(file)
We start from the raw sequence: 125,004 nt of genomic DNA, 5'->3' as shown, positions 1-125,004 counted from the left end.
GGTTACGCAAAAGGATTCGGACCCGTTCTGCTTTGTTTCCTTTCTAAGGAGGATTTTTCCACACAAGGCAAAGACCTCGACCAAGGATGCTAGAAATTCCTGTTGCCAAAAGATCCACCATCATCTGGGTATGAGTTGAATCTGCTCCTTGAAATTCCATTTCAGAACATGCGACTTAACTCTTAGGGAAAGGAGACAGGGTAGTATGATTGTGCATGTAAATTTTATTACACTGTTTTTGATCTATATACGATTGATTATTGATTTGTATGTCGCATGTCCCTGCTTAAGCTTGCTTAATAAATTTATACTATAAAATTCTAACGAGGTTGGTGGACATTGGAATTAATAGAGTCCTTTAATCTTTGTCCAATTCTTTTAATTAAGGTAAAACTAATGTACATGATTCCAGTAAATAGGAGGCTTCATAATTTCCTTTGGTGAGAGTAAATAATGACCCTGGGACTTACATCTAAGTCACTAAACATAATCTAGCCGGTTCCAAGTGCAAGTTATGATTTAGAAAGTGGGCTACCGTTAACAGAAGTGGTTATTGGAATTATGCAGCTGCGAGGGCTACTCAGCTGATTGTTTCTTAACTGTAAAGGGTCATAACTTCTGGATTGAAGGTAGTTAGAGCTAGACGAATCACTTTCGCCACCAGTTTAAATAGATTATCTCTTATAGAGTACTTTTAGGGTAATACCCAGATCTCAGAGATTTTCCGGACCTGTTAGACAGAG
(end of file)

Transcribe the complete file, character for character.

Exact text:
We start from the raw sequence: 125,004 nt of genomic DNA, 5'->3' as shown, positions 1-125,004 counted from the left end.
GGTTACGCAAAAGGATTCGGACCCGTTCTGCTTTGTTTCCTTTCTAAGGAGGATTTTTCCACACAAGGCAAAGACCTCGACCAAGGATGCTAGAAATTCCTGTTGCCAAAAGATCCACCATCATCTGGGTATGAGTTGAATCTGCTCCTTGAAATTCCATTTCAGAACATGCGACTTAACTCTTAGGGAAAGGAGACAGGGTAGTATGATTGTGCATGTAAATTTTATTACACTGTTTTTGATCTATATACGATTGATTATTGATTTGTATGTCGCATGTCCCTGCTTAAGCTTGCTTAATAAATTTATACTATAAAATTCTAACGAGGTTGGTGGACATTGGAATTAATAGAGTCCTTTAATCTTTGTCCAATTCTTTTAATTAAGGTAAAACTAATGTACATGATTCCAGTAAATAGGAGGCTTCATAATTTCCTTTGGTGAGAGTAAATAATGACCCTGGGACTTACATCTAAGTCACTAAACATAATCTAGCCGGTTCCAAGTGCAAGTTATGATTTAGAAAGTGGGCTACCGTTAACAGAAGTGGTTATTGGAATTATGCAGCTGCGAGGGCTACTCAGCTGATTGTTTCTTAACTGTAAAGGGTCATAACTTCTGGATTGAAGGTAGTTAGAGCTAGACGAATCACTTTCGCCACCAGTTTAAATAGATTATCTCTTATAGAGTACTTTTAGGGTAATACCCAGATCTCAGAGATTTTCCGGACCTGTTAGACAGAG